If you haven’t already seen the cover of Fair Play popping out everywhere you go, you soon will. Tucked under arms, clutched on mass transit, sliding off a passenger seat, maybe even on your spouse’s bedside table. Equity in household bandwidth is an extremely hot topic these days, with good reason, and Eve Rodsky’s book is a user-friendly take on the subject. Because it’s made into a game, it can be put into use without both parties needing to take a highlighter to it.
(Other titles on this issue, like Gemma Hartley’s Fed Up or Megan Stack’s Women’s Work, are going to be a much harder sell to a recalcitrant, unreformed mate and may not be as easy to implement).
The premise of Fair Play is that in traditional households, even when both parents work full-time jobs, the mom typically gets stuck doing 2/3 of household labor. This appears to be true even when she both earns more money and works longer hours. Yikes! Natural results: resentment, exhaustion, fighting, and perhaps even divorce.
Fair Play not only has a system for diving tasks, it also has scripts to follow for introducing the idea, getting buy-in, dealing with problems, et cetera.
In my experience with two chore-doing and dinner-cooking husbands, the direct approach and clear, specific requests really do work. “I’m doing X, Y, and Z before our friends get here, so will you do A, B, and C?” “Would you rather do Chore 1 or Chore 2?” Various men in my life (roommates, dad, brothers, travel buddies) are often more efficient than I am, and many of them have been objectively better at cooking and cleaning. Credit where it’s due. Division of labor tends to be far, far more about how it is structured, incentives, and communication than it is about motivation or competence.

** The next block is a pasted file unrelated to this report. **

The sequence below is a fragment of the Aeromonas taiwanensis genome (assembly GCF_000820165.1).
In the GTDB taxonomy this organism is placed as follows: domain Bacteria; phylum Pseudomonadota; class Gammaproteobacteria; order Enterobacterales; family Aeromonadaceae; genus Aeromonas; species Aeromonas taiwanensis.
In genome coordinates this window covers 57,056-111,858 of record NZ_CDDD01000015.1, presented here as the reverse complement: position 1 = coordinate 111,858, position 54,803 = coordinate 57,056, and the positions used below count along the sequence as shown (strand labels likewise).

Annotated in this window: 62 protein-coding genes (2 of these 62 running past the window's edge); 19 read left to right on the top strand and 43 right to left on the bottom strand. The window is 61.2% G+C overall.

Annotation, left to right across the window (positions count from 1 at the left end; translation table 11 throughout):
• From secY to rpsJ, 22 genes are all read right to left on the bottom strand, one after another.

The incentive part of Fair Play is that both partners get Unicorn Time, which in research is referred to as High Quality Leisure Time. This is so huge and so important! My husband and I build our schedule around our hobbies, classes, club memberships, workouts, vacations, and favorite weekend activities, with the understanding that we can easily fit housework and errands into the crevices that remain. We take turns cooking, not because it’s fair, but because we both specialize in certain dishes that we prefer to eat “our way.” Done right, housework can go virtually unmentioned because it feels like it handles itself.
While Fair Play is a truly great starting place for happier homes, happier kids, and unhappier divorce attorneys, there is one area where it could be improved. That is including kids in the gamification of the household. This book will work for couples with infants and toddlers, sure. In my opinion, any child old enough to play sports or have after-school activities is also old enough to start learning some skills. I didn’t love chores as a kid, nobody does, but it turns out that childhood chores were the reason my husband, brothers, and I all know how to keep house as adults.
Let all adults feel equally competent and equally free of drudgery and bickering!
The hours of my life are as valuable as yours and we both get to make choices about how we use our time.
As it is with time, happiness is an equal right.
What is fair is not always equal and what is equal is not always fair, so don’t expect a 50/50 split. The goal of Fair Play is equity, not equality.
Recognize that you and your partner have already been communicating about domestic responsibilities, just not in the most positive or constructive way.
I've been working with chronic disorganization, squalor, and hoarding for over 20 years. I'm also a marathon runner who was diagnosed with fibromyalgia and thyroid disease 17 years ago.
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